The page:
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The Response of Prices, Sales, and Output to Temporary Changes in Demand

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  • Adam Copeland
  • George Hall

Abstract

We determine empirically how the Big Three automakers accommodate shocks to demand. They have the capability to change prices, alter labor inputs through temporary layoffs and overtime, or adjust inventories. These adjustments are interrelated, non-convex, and dynamic in nature. Combining weekly plant-level data on production schedules and output with monthly data on sales and transaction prices, we estimate a dynamic profit-maximization model of the firm. Using impulse response functions, we demonstrate that when an automaker is hit with a demand shock sales respond immediately, prices respond gradually, and production responds only after a delay. The size of the immediate sales response is linear in the size of the shock, but the delayed production response is non-convex in the size of the shock. For sufficiently large shocks the cumulative production response over the product cycle is an order of magnitude larger than the cumulative price response. We examine two recent demand shocks: the Ford Explorer/Firestone tire recall of 2000, and the September 11, 2001 terrorist attacks.

Suggested Citation

  • Adam Copeland & George Hall, 2005. "The Response of Prices, Sales, and Output to Temporary Changes in Demand," NBER Working Papers 11870, National Bureau of Economic Research, Inc.
  • Handle: RePEc:nbr:nberwo:11870
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    Citations

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    Cited by:

    1. Adam Copeland & James A. Kahn, 2012. "Exchange rate pass-through, markups, and inventories," Staff Reports 584, Federal Reserve Bank of New York.
    2. McManus, Walter, 2007. "The link between gasoline prices and vehicle sales:economic theory trumps conventional Detroit wisdom," MPRA Paper 3463, University Library of Munich, Germany.
    3. Florian Zettelmeyer & Fiona Scott Morton & Jorge Silva-Risso, 2006. "Scarcity Rents in Car Retailing: Evidence from Inventory Fluctuations at Dealerships," NBER Working Papers 12177, National Bureau of Economic Research, Inc.
    4. Robert L. Bray & Haim Mendelson, 2015. "Production Smoothing and the Bullwhip Effect," Manufacturing & Service Operations Management, INFORMS, vol. 17(2), pages 208-220, May.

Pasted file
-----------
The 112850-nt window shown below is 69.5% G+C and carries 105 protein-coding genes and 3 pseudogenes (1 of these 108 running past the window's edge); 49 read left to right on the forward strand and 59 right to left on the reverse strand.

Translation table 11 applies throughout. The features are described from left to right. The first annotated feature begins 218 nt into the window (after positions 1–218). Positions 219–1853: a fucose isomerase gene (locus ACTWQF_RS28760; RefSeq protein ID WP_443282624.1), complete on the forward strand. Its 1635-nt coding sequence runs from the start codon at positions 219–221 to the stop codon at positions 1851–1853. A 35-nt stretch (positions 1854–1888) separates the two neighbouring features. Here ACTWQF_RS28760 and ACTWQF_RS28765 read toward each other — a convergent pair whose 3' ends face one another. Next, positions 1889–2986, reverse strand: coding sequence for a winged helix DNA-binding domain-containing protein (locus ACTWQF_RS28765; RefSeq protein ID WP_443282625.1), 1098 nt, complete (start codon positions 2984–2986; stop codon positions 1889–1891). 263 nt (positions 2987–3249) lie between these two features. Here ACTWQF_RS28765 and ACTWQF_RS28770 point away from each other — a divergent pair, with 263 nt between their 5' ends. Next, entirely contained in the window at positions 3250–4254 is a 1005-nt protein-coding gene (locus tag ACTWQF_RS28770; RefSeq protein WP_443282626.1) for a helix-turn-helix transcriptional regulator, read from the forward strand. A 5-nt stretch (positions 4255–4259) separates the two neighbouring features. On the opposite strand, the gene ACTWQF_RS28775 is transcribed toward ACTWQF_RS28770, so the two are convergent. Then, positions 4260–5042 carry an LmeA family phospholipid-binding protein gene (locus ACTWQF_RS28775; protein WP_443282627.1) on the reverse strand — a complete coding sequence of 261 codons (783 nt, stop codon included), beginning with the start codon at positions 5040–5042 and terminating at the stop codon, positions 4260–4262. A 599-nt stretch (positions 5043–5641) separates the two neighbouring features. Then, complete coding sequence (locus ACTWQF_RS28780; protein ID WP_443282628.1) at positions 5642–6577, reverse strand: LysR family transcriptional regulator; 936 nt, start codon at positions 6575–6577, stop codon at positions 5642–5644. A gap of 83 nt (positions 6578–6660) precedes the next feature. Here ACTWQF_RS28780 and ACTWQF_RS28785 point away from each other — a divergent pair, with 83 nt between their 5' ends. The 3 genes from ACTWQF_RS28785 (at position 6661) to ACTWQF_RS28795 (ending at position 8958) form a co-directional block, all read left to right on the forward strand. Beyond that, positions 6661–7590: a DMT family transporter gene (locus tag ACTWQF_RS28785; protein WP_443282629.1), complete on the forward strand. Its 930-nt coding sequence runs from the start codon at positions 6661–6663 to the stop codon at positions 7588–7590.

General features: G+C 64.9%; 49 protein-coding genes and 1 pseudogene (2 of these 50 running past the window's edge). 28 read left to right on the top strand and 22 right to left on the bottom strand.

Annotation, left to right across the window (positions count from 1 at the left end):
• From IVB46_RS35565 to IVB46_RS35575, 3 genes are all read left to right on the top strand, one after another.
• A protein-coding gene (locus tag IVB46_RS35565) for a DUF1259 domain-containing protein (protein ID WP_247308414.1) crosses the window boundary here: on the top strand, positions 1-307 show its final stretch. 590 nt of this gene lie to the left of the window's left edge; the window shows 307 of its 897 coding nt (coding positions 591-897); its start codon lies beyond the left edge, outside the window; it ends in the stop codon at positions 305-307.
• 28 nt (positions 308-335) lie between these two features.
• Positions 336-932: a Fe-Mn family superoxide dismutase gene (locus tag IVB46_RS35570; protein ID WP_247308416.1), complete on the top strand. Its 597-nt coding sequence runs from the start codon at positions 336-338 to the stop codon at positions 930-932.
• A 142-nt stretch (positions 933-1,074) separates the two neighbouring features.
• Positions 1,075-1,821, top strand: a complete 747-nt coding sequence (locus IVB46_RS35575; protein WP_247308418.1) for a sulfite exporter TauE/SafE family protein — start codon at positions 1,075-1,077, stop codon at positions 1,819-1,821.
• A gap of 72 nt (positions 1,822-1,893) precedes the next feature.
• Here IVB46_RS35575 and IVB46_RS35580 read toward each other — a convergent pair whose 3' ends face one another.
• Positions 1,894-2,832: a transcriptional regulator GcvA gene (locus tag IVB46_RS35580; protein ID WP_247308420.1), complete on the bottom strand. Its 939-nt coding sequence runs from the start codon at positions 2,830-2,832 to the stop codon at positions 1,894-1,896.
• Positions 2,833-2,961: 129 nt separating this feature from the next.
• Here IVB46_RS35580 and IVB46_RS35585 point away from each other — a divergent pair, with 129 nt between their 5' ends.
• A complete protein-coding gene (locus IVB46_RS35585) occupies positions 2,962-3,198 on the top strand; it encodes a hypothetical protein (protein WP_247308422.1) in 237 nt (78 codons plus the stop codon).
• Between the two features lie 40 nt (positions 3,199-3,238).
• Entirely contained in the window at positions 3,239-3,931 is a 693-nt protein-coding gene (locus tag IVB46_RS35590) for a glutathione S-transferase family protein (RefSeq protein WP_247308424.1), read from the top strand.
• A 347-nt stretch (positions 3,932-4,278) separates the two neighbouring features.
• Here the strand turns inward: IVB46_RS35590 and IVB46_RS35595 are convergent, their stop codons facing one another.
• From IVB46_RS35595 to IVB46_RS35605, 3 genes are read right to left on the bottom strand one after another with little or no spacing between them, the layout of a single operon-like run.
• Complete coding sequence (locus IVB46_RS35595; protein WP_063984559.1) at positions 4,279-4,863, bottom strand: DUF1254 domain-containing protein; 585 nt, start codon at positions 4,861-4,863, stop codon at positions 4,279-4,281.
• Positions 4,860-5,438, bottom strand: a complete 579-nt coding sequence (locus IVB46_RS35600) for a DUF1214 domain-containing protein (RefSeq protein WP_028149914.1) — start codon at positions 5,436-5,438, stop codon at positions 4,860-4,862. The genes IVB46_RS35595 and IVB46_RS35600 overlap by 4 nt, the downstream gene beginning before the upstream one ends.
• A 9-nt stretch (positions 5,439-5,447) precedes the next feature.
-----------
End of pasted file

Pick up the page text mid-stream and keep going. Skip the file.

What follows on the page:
5. Adam Copeland & James Kahn, 2013. "The Production Impact Of “Cash-For-Clunkers”: Implications For Stabilization Policy," Economic Inquiry, Western Economic Association International, vol. 51(1), pages 288-303, January.
    6. Adam Copeland, 2014. "Intertemporal substitution and new car purchases," RAND Journal of Economics, RAND Corporation, vol. 45(3), pages 624-644, September.
    7. Friberg, Richard & Huse, Cristian, 2012. "How to use demand systems to evaluate risky projects, with an application to automobile production," CEPR Discussion Papers 9266, C.E.P.R. Discussion Papers.
    8. Šustek, Roman, 2011. "Plant-level nonconvex output adjustment and aggregate fluctuations," Journal of Monetary Economics, Elsevier, vol. 58(4), pages 400-414.
    9. James Kahn & Adam Copeland, 2012. "Durable Goods Production and Inventory Dynamics: An Application to the Automobile Industry," 2012 Meeting Papers 270, Society for Economic Dynamics.

    More about this item

    JEL classification:

    • D21 - Microeconomics - - Production and Organizations - - - Firm Behavior: Theory
    • D42 - Microeconomics - - Market Structure, Pricing, and Design - - - Monopoly
    • E22 - Macroeconomics and Monetary Economics - - Consumption, Saving, Production, Employment, and Investment - - - Investment; Capital; Intangible Capital; Capacity
    • E23 - Macroeconomics and Monetary Economics - - Consumption, Saving, Production, Employment, and Investment - - - Production
    • L11 - Industrial Organization - - Market Structure, Firm Strategy, and Market Performance - - - Production, Pricing, and Market Structure; Size Distribution of Firms

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